Marketing can be sneaky and misleading! These are the most commonly de-bunked marketing myths I see in my office. Let’s dig into each so that we can understand why these fads are not as healthy as they’re made-out to be.
Probiotic yogurt aids digestion – FALSE
Probiotic yogurt like Activia have convinced us that eating these foods helps build a healthy gut microbiome. To put it bluntly… they don’t! The strain “B. regularis” is not a research-driven strain of bacteria that is part of a healthy microbiome.
Kombucha is healthy for gut flora – FALSE
Kombucha is a fermented tea made with yeast culture. If you have #digestion issues like IBS, Crohn’s or colitis it’s important to be mindful of the types of bacteria you’re introducing into your system. The yeast cultures in kombucha can be like adding fuel to the fire if our gut microbiome isn’t already in a healthy place.
Diet soda is better than regular – FALSE
Diet soda is made sweet with artificial sweeteners that have been shown to be linked to cancer. Research also shows diet soda negatively alters the gut flora within hours of drinking even one can. Interestingly, research also shows that people who consume artificial sweeteners typically eat more total sugar in a day than those who do not because the tongue tells the brain to expect calories that never arrive, so in turn, we crave more sugar.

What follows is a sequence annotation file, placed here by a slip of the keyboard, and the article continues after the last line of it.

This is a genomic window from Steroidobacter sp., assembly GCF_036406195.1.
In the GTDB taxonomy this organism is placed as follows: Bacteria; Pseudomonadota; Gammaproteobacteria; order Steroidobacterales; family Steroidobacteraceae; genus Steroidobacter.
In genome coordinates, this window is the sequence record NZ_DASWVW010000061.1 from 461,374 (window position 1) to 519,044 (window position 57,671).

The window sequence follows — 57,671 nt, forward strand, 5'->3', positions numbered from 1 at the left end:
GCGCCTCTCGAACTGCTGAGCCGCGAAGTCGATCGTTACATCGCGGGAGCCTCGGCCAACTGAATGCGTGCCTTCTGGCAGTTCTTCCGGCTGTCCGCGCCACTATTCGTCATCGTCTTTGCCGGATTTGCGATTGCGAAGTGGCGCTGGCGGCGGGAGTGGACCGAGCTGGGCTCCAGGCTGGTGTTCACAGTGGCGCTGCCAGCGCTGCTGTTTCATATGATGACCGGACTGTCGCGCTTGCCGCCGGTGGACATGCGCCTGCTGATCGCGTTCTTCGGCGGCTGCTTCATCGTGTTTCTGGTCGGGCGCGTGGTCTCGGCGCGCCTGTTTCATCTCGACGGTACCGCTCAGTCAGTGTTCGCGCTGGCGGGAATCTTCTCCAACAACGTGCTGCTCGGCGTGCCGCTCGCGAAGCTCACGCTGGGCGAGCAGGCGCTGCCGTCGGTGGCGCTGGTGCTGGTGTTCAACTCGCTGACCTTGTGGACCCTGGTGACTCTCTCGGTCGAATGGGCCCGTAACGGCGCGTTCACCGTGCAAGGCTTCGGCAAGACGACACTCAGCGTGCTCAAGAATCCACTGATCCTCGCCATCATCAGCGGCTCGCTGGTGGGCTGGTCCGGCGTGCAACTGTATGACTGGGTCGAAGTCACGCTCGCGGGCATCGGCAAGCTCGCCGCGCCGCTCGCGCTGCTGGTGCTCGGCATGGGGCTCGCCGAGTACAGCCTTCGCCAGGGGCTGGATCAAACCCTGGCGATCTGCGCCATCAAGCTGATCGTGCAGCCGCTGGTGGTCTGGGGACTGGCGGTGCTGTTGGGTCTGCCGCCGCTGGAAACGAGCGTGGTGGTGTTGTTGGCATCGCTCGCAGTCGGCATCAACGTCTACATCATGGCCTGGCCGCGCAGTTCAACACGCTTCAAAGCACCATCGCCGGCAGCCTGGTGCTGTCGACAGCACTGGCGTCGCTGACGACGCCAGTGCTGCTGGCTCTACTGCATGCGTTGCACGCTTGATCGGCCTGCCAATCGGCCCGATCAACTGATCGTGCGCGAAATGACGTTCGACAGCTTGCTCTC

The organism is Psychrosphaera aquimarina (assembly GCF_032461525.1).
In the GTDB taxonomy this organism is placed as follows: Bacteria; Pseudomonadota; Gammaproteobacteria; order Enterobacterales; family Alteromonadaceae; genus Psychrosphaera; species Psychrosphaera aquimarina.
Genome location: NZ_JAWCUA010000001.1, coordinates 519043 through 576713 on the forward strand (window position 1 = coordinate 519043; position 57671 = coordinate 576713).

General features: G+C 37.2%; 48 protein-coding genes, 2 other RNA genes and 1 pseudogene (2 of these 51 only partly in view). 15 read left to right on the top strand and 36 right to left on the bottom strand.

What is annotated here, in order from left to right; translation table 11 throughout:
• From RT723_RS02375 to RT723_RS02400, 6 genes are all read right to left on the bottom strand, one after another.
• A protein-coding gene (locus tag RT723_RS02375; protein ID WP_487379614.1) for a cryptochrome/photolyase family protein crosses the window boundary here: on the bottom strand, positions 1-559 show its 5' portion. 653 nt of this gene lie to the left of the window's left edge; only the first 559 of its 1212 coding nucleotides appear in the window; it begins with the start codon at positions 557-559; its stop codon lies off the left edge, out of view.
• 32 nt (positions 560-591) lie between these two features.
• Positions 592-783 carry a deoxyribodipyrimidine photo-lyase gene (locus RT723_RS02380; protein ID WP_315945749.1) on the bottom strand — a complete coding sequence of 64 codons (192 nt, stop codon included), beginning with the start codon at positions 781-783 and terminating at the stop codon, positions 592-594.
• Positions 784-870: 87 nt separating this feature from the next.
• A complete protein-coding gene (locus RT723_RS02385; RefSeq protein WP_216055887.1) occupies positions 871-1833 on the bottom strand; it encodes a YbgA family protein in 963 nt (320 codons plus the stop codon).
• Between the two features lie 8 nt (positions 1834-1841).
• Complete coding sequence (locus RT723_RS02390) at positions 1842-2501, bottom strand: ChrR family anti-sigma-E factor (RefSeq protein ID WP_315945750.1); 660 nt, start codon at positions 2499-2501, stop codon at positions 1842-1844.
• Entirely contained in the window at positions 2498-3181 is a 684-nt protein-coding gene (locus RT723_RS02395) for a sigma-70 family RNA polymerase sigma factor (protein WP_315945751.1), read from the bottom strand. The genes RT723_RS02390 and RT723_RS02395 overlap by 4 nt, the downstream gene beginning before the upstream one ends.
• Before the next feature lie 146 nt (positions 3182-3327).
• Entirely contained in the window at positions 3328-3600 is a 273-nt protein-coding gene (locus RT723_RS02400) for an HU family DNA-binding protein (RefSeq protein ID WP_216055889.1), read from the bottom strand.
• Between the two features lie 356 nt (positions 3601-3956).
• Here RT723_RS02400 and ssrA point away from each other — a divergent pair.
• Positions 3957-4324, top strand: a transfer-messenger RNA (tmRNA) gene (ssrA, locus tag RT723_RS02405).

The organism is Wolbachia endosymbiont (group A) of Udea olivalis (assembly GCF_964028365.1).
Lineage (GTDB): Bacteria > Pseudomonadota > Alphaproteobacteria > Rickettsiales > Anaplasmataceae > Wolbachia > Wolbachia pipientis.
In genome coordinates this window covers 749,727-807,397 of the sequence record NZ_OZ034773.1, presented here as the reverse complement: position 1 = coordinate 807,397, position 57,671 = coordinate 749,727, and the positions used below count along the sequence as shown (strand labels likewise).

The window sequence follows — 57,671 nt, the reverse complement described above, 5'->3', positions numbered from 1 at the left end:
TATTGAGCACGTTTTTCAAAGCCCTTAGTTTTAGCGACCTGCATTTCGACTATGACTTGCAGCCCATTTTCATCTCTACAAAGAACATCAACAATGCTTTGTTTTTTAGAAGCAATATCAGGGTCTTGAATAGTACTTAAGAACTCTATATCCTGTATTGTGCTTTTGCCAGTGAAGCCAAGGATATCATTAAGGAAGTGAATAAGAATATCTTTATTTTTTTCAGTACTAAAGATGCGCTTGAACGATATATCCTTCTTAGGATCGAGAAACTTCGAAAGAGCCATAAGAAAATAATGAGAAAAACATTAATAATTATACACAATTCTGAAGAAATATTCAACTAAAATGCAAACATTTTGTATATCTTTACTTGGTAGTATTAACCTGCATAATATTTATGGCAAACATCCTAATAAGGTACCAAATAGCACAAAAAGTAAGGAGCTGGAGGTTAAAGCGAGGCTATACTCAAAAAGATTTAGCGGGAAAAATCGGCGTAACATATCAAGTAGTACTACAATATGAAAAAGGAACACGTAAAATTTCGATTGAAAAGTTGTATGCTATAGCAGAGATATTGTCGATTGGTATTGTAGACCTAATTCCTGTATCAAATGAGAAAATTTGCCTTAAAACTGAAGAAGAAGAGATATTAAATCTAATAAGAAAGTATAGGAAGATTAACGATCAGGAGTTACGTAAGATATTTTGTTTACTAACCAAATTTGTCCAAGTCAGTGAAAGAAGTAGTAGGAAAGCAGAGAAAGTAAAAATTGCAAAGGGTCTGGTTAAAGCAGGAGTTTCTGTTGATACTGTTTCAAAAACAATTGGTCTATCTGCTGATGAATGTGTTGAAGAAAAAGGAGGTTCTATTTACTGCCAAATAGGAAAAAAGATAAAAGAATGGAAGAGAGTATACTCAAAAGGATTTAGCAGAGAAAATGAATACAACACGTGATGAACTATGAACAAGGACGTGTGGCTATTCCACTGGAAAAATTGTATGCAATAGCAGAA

Lactose-free doesn’t cause indigestion – FALSE
Lactose free dairy IS helpful for people who genetically don’t have the “scissors” needed to snip a lactose sugar molecule in half; you know who you are, my lactose intolerant friends! This is DIFFERENT from someone who has an inflammatory response (aka food sensitivity) to the PROTEINS (not lactose sugar) in dairy. If you have IBS, bloating, IBD or heartburn, simply avoiding lactose isn’t enough because your body reacts to the proteins found in dairy and those are still present in lactose-free products. Simply put: it’s an immune system issue, not a sugar-scissors issue.
Gluten-free is always healthier – FALSE
I’m all for living a gluten free life, however a lot of gluten free products are very high in sugar and other additives. Always read labels to make sure sugar content is as low as possible. More importantly, try to buy whole-food substitutions instead of look-alike products. For example, quinoa, GF oats, lentils, sweet potato and squash are all healthy whole-food sources of GF complex carbs.
The world of online nutrition advice can be tough to navigate, so peer-reviewed research studies are always my go-to for getting to the truth!
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